Amit Joshi l Palladium - Jul 27 2020
Farmers in India Finally Know Their Worth

Photo Credit: Palladium India

“We didn’t know the real value of our produce. The farmers from our village are surprised and have now started approaching us to understand how we did this,” says Rajendra Himgire, a grape farmer in Maharashtra State, India. Until recently, like many farmers in the region, Rajendra was not getting paid a fair market price for his produce. After connecting directly with an exporter, this has finally changed.

For years, Rajendra has followed best agricultural practices and has grown grapes that meet high quality standards. Despite this, Rajendra’s profits have been miniscule compared to their potential, in part due to the long value chain from farm to work and the sheer number of intermediaries.

This isn’t the story of just one farmer. The majority of the farmers across India fail to get remunerative prices for their produce, largely for these reasons.

Recognising the problems a long value chain can pose for farmers and their profits, the Palladium India team found a way to shorten the value chain by eliminating the need for traders and buyers between farmers and exporters.
“We felt that the program would provide skills and knowledge sharing to the famers in these district” said Ron Erasmus, Palladium India CEO. “However what the skilling intervention didn’t involve was practical experience and real-life commercial exposure.”

The Palladium India team studied the practices followed by Rajendra and many other farmers like him to ensure that their produce was suitable for export and arranged visits to the farms for exporters. These visits gave exporters an opportunity to physically inspect the produce and take samples to the laboratory to measure residue levels and other criteria necessary for meeting international standards. Rather than going through an intermediary, each of the exporters communicated their respective rates for the produce directly to the farmers.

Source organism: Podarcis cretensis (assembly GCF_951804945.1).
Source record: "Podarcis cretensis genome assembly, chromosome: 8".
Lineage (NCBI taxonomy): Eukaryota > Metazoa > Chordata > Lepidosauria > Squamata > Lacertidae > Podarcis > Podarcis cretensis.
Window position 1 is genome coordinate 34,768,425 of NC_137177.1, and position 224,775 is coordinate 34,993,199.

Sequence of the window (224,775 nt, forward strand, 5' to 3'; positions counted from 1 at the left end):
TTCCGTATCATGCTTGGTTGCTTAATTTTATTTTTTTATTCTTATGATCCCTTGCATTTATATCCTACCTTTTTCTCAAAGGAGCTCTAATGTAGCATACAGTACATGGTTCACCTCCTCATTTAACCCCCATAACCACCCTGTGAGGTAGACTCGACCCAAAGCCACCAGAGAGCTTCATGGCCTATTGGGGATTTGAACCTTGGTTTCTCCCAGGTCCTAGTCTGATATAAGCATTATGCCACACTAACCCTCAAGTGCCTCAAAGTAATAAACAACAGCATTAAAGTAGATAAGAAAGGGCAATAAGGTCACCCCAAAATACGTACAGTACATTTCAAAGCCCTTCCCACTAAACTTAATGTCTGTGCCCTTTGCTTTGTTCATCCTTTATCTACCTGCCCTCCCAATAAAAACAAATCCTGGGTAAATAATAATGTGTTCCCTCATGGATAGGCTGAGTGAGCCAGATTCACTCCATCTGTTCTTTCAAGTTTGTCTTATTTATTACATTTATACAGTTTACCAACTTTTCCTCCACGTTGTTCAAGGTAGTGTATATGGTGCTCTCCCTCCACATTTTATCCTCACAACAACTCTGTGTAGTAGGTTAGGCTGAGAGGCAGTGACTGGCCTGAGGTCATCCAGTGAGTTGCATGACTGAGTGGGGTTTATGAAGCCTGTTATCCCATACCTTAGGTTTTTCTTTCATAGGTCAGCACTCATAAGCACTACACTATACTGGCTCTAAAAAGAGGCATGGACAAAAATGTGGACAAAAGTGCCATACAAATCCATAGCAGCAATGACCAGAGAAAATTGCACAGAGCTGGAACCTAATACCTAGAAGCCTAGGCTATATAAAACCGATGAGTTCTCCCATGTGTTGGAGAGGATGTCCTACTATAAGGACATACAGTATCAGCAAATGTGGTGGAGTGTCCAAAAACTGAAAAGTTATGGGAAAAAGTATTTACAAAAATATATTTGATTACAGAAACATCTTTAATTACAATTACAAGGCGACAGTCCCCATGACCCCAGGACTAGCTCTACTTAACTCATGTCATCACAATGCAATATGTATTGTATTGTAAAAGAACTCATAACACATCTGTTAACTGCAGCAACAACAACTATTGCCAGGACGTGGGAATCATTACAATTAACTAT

Rajendra’s grapes were inspected by two potential exporters and Rajendra came to an agreement with one of them. The exporter offered Rajendra a rate of USD 1.4 per kilogram of grapes, which was much higher than the USD 0.91 offered by the traders and buyers. The exporter purchased eight tons of grapes from Rajendra, raising his income by 54%.

With support from the Palladium India team, Rajendra has also set up a ‘farmer producer company’ (FPC) – an organisation of farmers pooling resources and negotiating power. The team has been assisting farmers in setting up FPCs, developing demand driven business plans, and getting access to finance.

“We added this extra step of handholding through the business advisory because we felt it was necessary to take the farmer’s knowledge and turn it into real learning experiences executing on these commercial transactions.” Erasmus added, “It wasn’t part of the original program design, but the team felt that in order to create an impact, it needed the extra element of farmer support.”

The Palladium India team organised an exposure visit for Rajendra and his board of directors to an exporter’s packhouse, where grapes were being cleaned, graded and sorted for export. Rajendra interacted with packhouse staff to better understand the quality parameters and the export market.

Thanks to the increased exposure to the export processes and a better understanding of what happens to his grapes after they’re purchased, Rajendra and his FPC directors are now well informed of the opportunity the export market presents for their produce. They plan to extend this awareness and market information to the members of their FPC as well as other farmers in and around their village.

Since the project, the farmers’ confidence levels have only increased, and with the direct access they now have to the exporters, they are already in talks and negotiations with them for the next harvest season.

“We will take more farmers with us on this road to success,” Rajendra said. “This is true happiness for me.…”

The Palladium India team works closely with the Maharashtra Agri-Skilling Program, which is implemented under Pradhan Mantri Kaushal Vikas Yojana, the flagship scheme of the Government of India’s Ministry of Skill Development and Entrepreneurship (MSDE), and is funded by the National Skill Development Corporation (NSDC). At the state level, the Maharashtra State Skill Development Society (MSSDS) is the Project Implementation Agency (PIA) for a mass-skilling intervention, and the training program is being implemented under the Chhatrapati Rajaram Maharaj Entrepreneurship and Skill Development Mission.